TOKYO (Reuters) - A Chinese-Taiwanese group is delaying an up to 80 billion yen ($729.33 million) investment planned as part of a rescue deal for Apple Inc supplier Japan Display as it wants to reassess the target’s prospects, the Japanese firm said.
A prolonged delay could put at risk the survival of the cash-strapped smartphone screen maker, which has been hit by Apple’s slowing iPhone sales and a late shift to organic light-emitting diode (OLED) screens.
The buyer group, which includes Taiwanese flat screen maker TPK Holding and Chinese investment firm Harvest Group, had planned to formalize the investment decisions by mid-June.
The bailout deal, announced a month ago, would allow the buyers to become Japan Display’s biggest shareholders with a 49.8 percent stake, replacing the Japanese government-backed INCJ fund.
But the group has informed the company that they will make such decisions “after re-examining the prospects for Japan Display’s business performance”, the company said on Monday, adding there was no time frame for the review.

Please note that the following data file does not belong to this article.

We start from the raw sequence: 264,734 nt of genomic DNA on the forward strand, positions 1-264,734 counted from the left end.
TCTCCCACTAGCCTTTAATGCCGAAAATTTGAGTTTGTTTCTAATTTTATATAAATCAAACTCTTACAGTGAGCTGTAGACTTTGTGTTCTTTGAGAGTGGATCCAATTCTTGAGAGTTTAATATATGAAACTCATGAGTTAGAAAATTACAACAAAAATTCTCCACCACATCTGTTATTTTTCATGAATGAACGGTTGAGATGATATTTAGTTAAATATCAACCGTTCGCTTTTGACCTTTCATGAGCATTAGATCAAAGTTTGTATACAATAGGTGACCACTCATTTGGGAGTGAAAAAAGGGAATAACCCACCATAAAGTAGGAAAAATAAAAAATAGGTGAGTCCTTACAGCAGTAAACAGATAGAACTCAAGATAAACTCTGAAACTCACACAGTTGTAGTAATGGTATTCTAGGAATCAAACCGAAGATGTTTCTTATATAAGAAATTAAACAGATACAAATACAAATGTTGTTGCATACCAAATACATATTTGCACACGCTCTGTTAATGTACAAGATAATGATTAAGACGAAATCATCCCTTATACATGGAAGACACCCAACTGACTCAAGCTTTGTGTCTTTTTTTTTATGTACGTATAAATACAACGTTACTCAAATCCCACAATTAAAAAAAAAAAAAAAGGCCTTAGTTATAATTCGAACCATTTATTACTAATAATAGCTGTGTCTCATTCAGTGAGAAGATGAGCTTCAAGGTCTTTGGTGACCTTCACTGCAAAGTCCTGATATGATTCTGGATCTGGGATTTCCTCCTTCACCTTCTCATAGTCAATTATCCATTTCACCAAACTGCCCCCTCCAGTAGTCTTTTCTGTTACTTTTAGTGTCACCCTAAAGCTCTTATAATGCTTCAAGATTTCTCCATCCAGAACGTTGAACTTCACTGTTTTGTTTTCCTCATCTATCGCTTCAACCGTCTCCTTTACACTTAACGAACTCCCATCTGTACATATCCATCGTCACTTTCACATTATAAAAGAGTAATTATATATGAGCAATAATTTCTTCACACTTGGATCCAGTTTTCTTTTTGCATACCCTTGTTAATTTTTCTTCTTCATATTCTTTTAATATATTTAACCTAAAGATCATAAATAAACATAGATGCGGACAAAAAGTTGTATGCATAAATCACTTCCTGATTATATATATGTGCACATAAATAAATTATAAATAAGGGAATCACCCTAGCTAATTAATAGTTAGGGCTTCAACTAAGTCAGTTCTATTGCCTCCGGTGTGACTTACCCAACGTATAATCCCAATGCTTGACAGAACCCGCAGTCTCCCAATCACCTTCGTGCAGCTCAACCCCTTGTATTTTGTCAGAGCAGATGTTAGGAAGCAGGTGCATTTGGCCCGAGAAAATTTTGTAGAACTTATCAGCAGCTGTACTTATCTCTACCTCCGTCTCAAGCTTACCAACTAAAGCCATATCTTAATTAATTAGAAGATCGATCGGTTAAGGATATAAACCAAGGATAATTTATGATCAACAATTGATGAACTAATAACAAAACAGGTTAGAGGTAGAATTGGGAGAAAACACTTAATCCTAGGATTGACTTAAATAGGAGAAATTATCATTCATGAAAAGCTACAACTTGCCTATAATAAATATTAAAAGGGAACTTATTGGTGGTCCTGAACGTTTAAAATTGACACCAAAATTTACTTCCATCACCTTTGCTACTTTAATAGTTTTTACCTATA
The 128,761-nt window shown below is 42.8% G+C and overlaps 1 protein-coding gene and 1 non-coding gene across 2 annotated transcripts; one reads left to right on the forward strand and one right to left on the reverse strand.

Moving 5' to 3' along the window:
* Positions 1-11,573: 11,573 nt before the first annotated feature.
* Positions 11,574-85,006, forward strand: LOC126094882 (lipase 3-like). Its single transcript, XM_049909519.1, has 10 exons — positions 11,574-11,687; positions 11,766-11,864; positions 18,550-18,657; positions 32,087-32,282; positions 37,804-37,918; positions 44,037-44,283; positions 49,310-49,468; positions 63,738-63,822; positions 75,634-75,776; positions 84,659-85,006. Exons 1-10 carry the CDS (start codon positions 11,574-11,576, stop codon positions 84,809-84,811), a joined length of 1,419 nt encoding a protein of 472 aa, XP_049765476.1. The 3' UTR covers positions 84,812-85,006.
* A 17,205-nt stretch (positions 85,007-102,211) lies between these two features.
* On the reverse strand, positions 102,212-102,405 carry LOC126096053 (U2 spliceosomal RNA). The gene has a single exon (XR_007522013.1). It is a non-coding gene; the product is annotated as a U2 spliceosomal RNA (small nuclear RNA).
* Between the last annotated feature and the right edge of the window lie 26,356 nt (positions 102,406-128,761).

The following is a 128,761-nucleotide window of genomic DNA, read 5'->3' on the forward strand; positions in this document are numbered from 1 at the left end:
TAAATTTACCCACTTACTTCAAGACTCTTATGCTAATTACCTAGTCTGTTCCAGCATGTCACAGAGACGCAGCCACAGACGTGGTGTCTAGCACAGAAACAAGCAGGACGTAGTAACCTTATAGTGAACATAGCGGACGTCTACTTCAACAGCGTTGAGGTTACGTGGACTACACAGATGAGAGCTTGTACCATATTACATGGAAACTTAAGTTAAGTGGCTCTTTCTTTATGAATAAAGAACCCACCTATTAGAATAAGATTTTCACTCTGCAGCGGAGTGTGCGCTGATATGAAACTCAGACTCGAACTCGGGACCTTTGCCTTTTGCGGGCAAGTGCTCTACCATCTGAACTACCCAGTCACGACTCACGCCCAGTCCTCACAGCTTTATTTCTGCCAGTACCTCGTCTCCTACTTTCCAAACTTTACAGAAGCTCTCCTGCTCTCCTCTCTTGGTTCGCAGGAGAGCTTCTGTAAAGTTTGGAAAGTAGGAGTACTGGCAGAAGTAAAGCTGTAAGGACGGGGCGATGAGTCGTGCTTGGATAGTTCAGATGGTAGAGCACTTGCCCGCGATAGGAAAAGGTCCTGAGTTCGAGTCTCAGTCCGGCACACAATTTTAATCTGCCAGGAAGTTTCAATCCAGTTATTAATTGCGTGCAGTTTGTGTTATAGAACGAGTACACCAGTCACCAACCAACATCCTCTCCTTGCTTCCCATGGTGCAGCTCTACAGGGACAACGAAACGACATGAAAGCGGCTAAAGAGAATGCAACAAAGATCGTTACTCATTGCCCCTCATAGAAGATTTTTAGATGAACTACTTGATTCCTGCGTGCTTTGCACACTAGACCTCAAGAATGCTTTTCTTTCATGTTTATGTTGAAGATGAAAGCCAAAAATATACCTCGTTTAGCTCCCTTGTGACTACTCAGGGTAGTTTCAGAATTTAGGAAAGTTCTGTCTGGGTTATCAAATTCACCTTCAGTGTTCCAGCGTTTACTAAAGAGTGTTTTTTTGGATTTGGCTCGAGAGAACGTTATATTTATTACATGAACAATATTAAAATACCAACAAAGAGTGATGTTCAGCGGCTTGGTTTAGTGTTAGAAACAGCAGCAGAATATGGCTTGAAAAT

TPK and Harvest did not immediately respond to emailed requests for comment.
A source familiar with the matter said that Japan Display’s financial situation has changed since the deal was agreed, prompting the group to reassess the business. The source declined to elaborate on the change in the situation.
Japan Display has estimated it will post its fifth straight year of net losses for the year ended in March, as disappointing sales of Apple’s iPhone XR, the only model with a liquid crystal display (LCD) screen, dashed hopes for a turnaround. The company will announce its financial results on Wednesday.
Some analysts said the move could be deal tactics.
“The buyer group is apparently pressurising Japan Display to sweeten the offer,” said Masayuki Otani, chief market analyst at Securities Japan, who is not involved with the deal. “It’s a good deal for the group as it gets solid panel technologies, but the cheaper the better.”
The Chinese group’s investment is part of a 232 billion yen ($2.1 billion) bailout plan, in which INCJ will accept a debt-to-preferred equity swap totaling 75 billion yen and extend senior loans worth 77 billion yen.
Japan Display said INCJ has told the company it would not change the plan, although the final agreement will be made in line with the buyer group’s investment decisions.
Japan Display was formed in 2012 by combining the LCD businesses of Hitachi Ltd, Toshiba Corp and Sony Corp in a deal brokered by the government.
Reporting by Makiko Yamazaki; Additional reporting by Chang-Ran Kim; Editing by Muralikumar Anantharaman